related problem is ’The Client Who is New to PR’ and wields a fairly
modest budget. ’At many of these not-for-profit organizations, it may be
the first time they’ve decided to publicize an issue and they’ve
appropriated perhaps dollars 30,000 for a campaign,’ says managing
director Josh Baran. ’It seems like a huge amount of money to them,
especially if the directors only earn dollars 50,000. And they feel that
should entitle them to ask for a lot. We have to gently explain that in
our world that sum doesn’t buy too much.’
Baran has also experienced our fourth type of tough client, ’The Client
who Brings PR in Too Late.’ This client views PR pros simply as
publicists, expecting them to garner headlines for any project brought
across the agency threshold. ’We had a case recently of a women’s
organization that had completed a survey which they wanted publicized,’
explains Baran. ’But no one had thought to retain details of some of the
subjects of the study so that these people could be used as small case
studies to spice up the report. It wasn’t colorful enough to attract
coverage and we had come in too late to be able to make meaningful
Action in this case is difficult, as the damage has already been
But if the client and agency have an ongoing relationship, the agency
can point out - in the hope that this won’t happen next time - how much
better the campaign would have worked if it had been involved
This arm’s-length attitude to PR is also exhibited in ’The Unresponsive
Client.’ This person hires an agency, then expects it to get on with
things with very little dialogue.
’We’ve had clients like this who don’t return calls, take ages to sign
off releases and don’t let us know what is going on within the company,’
says Alan Taylor, CEO of sports PR agency Alan Taylor Communications in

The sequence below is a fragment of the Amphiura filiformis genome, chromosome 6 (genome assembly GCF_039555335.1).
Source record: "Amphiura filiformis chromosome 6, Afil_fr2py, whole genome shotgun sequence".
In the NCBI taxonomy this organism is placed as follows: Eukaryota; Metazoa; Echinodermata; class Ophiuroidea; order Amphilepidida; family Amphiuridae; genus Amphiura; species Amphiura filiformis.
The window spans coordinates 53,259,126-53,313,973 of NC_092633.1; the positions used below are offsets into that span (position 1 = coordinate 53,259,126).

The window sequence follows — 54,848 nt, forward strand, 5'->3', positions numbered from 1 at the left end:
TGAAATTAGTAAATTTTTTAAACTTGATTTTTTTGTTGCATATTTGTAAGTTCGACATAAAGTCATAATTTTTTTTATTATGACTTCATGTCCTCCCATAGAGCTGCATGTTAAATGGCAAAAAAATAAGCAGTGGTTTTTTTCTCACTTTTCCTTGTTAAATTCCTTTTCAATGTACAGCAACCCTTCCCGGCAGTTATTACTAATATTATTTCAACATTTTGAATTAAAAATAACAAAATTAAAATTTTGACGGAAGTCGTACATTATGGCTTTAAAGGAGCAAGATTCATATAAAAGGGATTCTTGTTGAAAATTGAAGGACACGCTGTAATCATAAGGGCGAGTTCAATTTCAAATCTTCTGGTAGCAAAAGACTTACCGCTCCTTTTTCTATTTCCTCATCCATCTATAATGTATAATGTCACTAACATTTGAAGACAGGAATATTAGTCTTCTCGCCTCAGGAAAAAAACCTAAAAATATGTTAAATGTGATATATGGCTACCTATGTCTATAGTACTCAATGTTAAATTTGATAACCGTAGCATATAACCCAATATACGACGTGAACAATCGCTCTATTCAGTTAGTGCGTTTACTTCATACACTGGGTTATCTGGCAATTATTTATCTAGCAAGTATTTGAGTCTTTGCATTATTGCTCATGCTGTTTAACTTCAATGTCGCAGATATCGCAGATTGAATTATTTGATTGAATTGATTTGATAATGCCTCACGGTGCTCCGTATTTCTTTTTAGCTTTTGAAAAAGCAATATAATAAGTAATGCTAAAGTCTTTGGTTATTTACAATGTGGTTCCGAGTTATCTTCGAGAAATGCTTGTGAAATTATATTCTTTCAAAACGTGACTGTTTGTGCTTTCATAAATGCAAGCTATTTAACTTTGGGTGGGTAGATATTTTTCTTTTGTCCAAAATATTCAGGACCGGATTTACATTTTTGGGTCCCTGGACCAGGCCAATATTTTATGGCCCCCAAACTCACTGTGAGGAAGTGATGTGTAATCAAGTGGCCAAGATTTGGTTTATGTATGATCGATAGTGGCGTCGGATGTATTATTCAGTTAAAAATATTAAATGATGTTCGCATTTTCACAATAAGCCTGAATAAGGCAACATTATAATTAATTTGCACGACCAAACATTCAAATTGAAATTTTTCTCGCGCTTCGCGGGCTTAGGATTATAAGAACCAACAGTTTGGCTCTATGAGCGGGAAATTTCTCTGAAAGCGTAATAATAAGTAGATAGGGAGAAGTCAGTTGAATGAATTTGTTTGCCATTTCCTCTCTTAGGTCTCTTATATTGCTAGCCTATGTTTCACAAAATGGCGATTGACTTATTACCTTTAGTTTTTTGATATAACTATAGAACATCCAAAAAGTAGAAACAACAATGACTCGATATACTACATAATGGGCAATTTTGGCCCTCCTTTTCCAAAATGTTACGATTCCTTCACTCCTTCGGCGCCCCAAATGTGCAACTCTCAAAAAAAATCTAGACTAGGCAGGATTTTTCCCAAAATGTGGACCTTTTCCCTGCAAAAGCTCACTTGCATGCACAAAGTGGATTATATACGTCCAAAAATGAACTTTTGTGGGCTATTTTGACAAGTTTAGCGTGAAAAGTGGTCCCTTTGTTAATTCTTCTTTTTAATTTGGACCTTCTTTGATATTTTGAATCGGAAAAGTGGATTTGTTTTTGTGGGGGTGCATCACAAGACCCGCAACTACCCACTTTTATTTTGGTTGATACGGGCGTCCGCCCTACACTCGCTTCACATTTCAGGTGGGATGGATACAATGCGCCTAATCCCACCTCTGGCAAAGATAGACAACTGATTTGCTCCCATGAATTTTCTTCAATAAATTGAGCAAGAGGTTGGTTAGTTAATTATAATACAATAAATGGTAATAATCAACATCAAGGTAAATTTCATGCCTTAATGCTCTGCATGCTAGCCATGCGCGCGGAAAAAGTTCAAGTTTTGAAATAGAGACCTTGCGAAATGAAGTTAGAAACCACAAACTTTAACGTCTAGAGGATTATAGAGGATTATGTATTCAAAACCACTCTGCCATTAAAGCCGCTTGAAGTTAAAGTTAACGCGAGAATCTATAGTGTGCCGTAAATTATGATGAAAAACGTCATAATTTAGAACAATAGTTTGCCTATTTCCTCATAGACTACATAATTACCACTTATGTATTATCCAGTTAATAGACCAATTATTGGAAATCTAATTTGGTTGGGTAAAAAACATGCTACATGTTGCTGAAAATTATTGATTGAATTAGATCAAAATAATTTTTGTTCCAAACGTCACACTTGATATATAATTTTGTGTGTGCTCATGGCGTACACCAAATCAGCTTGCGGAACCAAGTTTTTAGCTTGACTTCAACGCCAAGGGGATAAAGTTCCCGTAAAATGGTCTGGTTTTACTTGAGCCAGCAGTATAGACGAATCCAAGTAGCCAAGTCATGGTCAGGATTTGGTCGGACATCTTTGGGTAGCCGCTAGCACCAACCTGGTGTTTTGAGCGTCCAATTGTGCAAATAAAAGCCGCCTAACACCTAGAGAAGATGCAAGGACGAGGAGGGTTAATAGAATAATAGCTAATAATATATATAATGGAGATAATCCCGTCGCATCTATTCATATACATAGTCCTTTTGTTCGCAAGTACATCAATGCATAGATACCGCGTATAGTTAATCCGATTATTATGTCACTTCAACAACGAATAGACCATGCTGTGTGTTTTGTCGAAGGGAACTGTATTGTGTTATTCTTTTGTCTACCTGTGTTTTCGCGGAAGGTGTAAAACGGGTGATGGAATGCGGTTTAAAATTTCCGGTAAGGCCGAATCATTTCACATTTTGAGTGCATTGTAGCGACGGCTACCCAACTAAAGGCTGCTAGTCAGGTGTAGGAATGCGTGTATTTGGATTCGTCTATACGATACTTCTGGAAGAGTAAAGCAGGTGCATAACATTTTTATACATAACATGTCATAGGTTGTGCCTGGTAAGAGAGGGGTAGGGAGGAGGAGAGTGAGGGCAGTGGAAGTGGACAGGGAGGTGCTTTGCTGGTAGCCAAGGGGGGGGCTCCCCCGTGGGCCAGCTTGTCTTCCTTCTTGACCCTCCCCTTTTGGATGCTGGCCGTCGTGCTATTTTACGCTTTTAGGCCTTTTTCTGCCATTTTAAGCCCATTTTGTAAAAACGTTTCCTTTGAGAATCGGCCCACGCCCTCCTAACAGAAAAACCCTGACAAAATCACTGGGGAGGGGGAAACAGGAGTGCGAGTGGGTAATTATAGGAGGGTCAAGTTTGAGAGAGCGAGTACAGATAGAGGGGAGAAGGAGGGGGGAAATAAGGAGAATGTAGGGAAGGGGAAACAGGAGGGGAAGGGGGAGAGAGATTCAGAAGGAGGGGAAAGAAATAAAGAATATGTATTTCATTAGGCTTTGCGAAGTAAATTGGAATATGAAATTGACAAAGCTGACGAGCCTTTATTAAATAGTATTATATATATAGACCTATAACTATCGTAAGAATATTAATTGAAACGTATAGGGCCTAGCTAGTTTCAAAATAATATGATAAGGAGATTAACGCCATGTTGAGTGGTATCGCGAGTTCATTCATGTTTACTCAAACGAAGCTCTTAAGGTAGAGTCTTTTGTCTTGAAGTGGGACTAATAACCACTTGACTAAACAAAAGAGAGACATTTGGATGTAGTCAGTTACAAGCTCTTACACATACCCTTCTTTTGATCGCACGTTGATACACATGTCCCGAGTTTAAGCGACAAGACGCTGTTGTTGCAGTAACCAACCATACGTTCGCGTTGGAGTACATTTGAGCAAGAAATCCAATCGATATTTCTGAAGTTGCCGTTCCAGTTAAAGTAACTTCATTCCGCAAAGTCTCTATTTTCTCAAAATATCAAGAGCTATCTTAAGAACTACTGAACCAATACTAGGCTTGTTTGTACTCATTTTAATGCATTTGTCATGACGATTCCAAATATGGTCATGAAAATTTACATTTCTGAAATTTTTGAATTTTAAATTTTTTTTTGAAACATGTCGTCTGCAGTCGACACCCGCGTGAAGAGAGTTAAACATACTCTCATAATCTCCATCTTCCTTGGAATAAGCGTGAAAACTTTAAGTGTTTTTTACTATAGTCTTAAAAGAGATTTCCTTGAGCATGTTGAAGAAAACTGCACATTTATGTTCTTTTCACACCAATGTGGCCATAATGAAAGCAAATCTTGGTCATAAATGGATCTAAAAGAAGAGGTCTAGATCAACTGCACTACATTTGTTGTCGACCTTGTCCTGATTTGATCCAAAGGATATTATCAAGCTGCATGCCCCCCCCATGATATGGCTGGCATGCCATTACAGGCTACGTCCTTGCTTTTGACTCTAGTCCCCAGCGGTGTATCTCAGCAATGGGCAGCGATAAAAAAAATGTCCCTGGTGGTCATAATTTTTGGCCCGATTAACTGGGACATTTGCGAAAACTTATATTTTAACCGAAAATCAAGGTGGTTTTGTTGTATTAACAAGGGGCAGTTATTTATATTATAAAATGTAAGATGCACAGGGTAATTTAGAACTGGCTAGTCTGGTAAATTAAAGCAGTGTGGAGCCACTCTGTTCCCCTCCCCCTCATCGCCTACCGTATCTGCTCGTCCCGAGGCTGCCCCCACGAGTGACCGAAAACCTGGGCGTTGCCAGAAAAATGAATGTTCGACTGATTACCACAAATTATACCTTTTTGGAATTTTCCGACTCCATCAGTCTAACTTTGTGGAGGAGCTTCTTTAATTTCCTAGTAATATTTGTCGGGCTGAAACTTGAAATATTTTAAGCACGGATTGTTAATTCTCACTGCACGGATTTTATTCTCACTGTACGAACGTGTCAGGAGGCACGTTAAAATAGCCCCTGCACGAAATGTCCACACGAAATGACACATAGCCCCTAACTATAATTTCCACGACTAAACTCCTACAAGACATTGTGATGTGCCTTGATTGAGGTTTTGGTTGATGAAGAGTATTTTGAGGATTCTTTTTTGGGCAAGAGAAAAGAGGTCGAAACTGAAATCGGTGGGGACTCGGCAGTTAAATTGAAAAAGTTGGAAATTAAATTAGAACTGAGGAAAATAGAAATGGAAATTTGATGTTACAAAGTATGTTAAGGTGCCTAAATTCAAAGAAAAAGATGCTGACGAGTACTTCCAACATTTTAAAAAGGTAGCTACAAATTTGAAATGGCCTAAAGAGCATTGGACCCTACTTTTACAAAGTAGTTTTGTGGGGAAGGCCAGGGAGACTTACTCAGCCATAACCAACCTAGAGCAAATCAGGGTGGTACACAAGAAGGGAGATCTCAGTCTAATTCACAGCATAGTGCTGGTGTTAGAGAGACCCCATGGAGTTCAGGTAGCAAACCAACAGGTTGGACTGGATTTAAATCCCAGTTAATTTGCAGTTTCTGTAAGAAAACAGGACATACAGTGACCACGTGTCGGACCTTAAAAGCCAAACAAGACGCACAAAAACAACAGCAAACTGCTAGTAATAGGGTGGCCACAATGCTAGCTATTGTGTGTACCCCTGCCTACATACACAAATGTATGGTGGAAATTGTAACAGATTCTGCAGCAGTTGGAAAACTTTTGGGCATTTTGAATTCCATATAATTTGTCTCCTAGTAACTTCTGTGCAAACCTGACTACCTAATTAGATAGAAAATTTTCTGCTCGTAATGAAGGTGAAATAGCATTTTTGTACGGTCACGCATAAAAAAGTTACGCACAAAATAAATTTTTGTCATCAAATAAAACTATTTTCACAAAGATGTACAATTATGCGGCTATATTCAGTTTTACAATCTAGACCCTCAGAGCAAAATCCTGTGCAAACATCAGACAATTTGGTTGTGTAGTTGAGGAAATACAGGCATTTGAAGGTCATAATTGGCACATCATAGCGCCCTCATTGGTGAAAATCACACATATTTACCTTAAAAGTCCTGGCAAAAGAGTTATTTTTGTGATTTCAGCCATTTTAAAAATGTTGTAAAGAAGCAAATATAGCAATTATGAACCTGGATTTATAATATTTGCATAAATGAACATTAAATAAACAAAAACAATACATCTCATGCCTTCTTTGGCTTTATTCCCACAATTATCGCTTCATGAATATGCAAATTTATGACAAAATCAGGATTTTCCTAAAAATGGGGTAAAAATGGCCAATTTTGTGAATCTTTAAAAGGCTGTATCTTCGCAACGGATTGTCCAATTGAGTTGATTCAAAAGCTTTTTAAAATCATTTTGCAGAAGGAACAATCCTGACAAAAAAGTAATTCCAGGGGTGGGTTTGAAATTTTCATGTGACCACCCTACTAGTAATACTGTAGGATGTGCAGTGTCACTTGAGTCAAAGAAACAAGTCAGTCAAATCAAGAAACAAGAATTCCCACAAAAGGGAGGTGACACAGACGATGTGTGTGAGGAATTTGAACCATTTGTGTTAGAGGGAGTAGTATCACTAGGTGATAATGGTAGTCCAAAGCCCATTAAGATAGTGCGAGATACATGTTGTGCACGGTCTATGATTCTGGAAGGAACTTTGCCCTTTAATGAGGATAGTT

’We have to explain that we can work so much more effectively if we are
taken into their confidence,’ Taylor adds.
Ultimately, the best way to deal with difficult clients is to try to
understand what is driving their attitude, rather than simply seeing
them as the enemy.
The chances are that clients are being put under pressure by their own
managers to deliver results and are passing that stress onto their
But empathizing with their situation can only go so far.
If you have landed the kind of client whose destructive influence is
making itself felt across the agency, don’t shirk from the hardest
decision. He or she may be paying a bill, but losing valuable staff
would be far more damaging in the long term.
DOS AND DON’TS
1 Do make clear at the start what is achievable.
2 Do set out how you expect the client to behave in order for the agency
to work most effectively.
3 Do support your junior staff members if they are feeling the weight of
an unreasonable client. But be careful not to undermine their authority
by directly intervening.
1 Don’t over promise, especially with media placements.
2 Don’t get into an argument with aggressive clients; they’re paying -
you’ll never win.
3 Don’t shirk from the tough decision to resign an account if one client
is creating too much havoc within your agency.